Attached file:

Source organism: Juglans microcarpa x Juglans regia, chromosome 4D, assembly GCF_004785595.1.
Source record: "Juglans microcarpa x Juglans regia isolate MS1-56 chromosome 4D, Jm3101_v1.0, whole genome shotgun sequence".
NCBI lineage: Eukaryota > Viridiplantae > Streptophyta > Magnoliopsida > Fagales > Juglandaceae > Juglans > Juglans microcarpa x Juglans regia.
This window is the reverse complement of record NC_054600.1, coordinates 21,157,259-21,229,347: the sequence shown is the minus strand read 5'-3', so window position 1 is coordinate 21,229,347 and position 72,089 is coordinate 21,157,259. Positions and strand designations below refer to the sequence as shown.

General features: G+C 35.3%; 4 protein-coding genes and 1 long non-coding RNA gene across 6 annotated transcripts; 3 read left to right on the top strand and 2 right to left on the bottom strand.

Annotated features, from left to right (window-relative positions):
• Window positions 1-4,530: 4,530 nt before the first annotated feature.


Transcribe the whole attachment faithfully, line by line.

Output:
Source organism: Juglans microcarpa x Juglans regia, chromosome 4D, assembly GCF_004785595.1.
Source record: "Juglans microcarpa x Juglans regia isolate MS1-56 chromosome 4D, Jm3101_v1.0, whole genome shotgun sequence".
NCBI lineage: Eukaryota > Viridiplantae > Streptophyta > Magnoliopsida > Fagales > Juglandaceae > Juglans > Juglans microcarpa x Juglans regia.
This window is the reverse complement of record NC_054600.1, coordinates 21,157,259-21,229,347: the sequence shown is the minus strand read 5'-3', so window position 1 is coordinate 21,229,347 and position 72,089 is coordinate 21,157,259. Positions and strand designations below refer to the sequence as shown.

General features: G+C 35.3%; 4 protein-coding genes and 1 long non-coding RNA gene across 6 annotated transcripts; 3 read left to right on the top strand and 2 right to left on the bottom strand.

Annotated features, from left to right (window-relative positions):
• Window positions 1-4,530: 4,530 nt before the first annotated feature.